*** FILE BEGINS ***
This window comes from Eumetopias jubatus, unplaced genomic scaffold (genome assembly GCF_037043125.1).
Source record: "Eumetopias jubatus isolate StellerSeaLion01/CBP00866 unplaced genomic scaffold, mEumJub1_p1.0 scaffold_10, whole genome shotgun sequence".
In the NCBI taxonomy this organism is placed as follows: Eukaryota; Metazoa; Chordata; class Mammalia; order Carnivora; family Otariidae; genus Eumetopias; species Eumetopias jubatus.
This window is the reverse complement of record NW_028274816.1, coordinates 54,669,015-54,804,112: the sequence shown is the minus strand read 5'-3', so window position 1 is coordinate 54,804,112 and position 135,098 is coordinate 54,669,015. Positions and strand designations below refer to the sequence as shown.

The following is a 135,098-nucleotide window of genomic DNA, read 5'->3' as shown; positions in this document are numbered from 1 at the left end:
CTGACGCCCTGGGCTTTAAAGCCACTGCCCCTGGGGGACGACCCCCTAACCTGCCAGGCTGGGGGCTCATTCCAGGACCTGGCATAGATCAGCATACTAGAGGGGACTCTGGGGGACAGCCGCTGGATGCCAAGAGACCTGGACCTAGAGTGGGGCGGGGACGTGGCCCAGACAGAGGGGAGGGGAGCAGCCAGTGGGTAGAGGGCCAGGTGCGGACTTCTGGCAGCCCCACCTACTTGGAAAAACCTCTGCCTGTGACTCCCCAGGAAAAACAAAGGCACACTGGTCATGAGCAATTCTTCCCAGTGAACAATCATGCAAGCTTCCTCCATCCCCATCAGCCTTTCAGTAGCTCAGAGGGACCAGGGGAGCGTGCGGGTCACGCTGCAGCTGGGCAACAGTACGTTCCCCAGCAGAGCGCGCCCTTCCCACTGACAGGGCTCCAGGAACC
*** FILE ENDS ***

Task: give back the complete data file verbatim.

This window comes from Eumetopias jubatus, unplaced genomic scaffold (genome assembly GCF_037043125.1).
Source record: "Eumetopias jubatus isolate StellerSeaLion01/CBP00866 unplaced genomic scaffold, mEumJub1_p1.0 scaffold_10, whole genome shotgun sequence".
In the NCBI taxonomy this organism is placed as follows: Eukaryota; Metazoa; Chordata; class Mammalia; order Carnivora; family Otariidae; genus Eumetopias; species Eumetopias jubatus.
This window is the reverse complement of record NW_028274816.1, coordinates 54,669,015-54,804,112: the sequence shown is the minus strand read 5'-3', so window position 1 is coordinate 54,804,112 and position 135,098 is coordinate 54,669,015. Positions and strand designations below refer to the sequence as shown.

The following is a 135,098-nucleotide window of genomic DNA, read 5'->3' as shown; positions in this document are numbered from 1 at the left end:
CTGACGCCCTGGGCTTTAAAGCCACTGCCCCTGGGGGACGACCCCCTAACCTGCCAGGCTGGGGGCTCATTCCAGGACCTGGCATAGATCAGCATACTAGAGGGGACTCTGGGGGACAGCCGCTGGATGCCAAGAGACCTGGACCTAGAGTGGGGCGGGGACGTGGCCCAGACAGAGGGGAGGGGAGCAGCCAGTGGGTAGAGGGCCAGGTGCGGACTTCTGGCAGCCCCACCTACTTGGAAAAACCTCTGCCTGTGACTCCCCAGGAAAAACAAAGGCACACTGGTCATGAGCAATTCTTCCCAGTGAACAATCATGCAAGCTTCCTCCATCCCCATCAGCCTTTCAGTAGCTCAGAGGGACCAGGGGAGCGTGCGGGTCACGCTGCAGCTGGGCAACAGTACGTTCCCCAGCAGAGCGCGCCCTTCCCACTGACAGGGCTCCAGGAACC